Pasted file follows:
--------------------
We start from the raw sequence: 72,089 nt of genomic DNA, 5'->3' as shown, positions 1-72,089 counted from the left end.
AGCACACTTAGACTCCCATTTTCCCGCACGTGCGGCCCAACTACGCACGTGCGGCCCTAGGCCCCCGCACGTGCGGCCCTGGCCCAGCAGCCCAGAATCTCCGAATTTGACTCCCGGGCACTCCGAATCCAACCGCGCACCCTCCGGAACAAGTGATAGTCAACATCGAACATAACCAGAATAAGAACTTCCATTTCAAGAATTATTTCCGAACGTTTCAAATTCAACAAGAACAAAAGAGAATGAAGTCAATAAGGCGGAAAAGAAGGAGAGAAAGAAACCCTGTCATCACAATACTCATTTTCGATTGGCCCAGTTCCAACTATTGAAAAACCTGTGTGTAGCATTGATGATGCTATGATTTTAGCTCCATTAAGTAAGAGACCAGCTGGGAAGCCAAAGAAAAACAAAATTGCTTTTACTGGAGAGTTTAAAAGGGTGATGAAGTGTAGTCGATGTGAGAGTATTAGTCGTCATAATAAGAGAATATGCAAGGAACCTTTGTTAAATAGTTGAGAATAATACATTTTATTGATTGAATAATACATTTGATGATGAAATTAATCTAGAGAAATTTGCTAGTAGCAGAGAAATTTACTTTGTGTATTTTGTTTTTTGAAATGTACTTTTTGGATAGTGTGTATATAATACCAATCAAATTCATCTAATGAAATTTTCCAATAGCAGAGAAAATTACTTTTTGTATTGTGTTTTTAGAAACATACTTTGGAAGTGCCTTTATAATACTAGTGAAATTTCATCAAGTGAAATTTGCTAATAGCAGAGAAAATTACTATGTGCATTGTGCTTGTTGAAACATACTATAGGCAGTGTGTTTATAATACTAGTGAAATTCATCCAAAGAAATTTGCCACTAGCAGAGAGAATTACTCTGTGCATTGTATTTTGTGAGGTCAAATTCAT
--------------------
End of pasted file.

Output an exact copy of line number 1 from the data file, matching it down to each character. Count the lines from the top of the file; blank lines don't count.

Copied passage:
We start from the raw sequence: 72,089 nt of genomic DNA, 5'->3' as shown, positions 1-72,089 counted from the left end.